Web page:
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Screw You, Zamenhof

Yiftach Ashkenazi and Translated by Adam Rovner
World Literature Today
Vol. 89, No. 3-4 (May/August 2015), pp. 84-85
DOI: 10.7588/worllitetoda.89.3-4.0084
Stable URL: http://www.jstor.org/stable/10.7588/worllitetoda.89.3-4.0084
Page Count: 2
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Abstract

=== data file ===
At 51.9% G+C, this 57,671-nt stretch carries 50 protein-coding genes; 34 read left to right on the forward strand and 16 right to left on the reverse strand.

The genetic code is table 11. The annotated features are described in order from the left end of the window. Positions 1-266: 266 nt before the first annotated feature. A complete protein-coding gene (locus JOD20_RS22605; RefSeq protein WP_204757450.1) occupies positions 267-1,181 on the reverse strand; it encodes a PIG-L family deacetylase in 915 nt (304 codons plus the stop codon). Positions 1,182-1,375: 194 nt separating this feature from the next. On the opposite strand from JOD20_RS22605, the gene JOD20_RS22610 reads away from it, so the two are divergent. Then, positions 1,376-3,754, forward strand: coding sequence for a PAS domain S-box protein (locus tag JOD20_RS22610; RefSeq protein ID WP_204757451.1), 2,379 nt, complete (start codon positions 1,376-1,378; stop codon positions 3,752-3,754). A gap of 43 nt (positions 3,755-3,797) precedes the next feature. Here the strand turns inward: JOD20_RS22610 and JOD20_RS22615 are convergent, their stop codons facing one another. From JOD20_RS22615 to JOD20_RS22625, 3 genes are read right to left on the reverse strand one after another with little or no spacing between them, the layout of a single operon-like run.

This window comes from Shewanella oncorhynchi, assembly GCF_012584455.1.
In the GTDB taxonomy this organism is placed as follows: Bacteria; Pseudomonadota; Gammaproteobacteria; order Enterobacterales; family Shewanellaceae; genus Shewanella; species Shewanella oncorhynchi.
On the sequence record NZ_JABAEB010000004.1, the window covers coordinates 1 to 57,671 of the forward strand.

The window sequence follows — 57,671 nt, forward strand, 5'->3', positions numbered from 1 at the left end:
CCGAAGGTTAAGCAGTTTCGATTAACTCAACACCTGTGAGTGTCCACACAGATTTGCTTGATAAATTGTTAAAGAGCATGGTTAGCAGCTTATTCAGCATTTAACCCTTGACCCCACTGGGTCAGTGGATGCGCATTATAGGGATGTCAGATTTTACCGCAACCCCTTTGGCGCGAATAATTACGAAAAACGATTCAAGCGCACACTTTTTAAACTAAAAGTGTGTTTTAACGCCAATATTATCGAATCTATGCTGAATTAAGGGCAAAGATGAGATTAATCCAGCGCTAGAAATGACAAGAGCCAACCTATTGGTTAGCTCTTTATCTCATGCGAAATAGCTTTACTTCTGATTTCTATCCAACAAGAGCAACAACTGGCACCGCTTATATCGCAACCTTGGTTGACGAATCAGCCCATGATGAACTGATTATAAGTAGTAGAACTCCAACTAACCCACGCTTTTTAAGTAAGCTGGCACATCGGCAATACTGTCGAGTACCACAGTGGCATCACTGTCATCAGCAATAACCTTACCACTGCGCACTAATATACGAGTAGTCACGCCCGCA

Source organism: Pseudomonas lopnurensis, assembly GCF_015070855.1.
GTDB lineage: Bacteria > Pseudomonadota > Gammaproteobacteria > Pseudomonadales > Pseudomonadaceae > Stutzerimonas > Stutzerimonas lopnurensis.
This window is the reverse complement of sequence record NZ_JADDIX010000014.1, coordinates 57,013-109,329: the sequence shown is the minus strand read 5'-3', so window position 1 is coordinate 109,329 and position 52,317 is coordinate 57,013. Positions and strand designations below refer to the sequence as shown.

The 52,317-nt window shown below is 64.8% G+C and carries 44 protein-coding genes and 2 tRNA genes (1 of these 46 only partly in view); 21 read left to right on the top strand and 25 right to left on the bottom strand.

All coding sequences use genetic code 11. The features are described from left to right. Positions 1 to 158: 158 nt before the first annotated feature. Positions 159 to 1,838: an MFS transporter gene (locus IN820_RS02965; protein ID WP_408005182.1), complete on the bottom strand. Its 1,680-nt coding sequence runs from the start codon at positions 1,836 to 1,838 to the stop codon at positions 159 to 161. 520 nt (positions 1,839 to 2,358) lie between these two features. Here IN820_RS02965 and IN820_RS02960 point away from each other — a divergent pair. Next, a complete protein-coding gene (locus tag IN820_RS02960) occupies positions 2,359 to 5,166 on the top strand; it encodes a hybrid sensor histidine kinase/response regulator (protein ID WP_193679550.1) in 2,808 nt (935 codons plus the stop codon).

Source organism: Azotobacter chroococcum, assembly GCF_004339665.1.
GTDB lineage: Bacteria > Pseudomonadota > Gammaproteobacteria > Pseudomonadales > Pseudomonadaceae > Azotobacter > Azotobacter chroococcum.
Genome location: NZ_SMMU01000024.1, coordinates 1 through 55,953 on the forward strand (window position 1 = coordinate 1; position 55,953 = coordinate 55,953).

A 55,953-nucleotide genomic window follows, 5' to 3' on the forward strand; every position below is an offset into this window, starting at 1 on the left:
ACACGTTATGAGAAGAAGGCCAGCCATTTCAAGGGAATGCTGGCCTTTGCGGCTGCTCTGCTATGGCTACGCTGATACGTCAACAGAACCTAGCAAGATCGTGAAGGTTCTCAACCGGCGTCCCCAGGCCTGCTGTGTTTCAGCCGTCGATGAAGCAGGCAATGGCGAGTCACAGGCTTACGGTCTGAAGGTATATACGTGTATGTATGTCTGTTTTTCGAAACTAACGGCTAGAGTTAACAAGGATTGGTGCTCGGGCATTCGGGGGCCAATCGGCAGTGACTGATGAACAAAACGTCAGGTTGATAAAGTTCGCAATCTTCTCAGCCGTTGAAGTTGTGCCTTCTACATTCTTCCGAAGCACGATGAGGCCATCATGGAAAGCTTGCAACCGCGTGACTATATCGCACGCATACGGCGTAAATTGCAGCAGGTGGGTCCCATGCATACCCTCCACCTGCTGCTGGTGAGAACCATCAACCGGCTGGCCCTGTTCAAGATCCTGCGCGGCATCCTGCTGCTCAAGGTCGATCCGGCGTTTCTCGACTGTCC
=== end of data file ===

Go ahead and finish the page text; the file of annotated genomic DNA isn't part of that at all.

The playful form of “Screw You, Zamenhof” serves as a counterpoint to the violence at the heart of this disturbing story. Numerous invocations of Eliezer Zamenhof and his aspiration to construct a world language emphasize the story's thematic concern with linguistic expression, translation, and the limits of mutual comprehension. The protagonists, a young couple, live their individual lives in translation yet are unable to effectively communicate with each other. “Screw You, Zamenhof” demonstrates how the language we use to narrate our experience conditions our self-understanding and may imperil our sense of reality.

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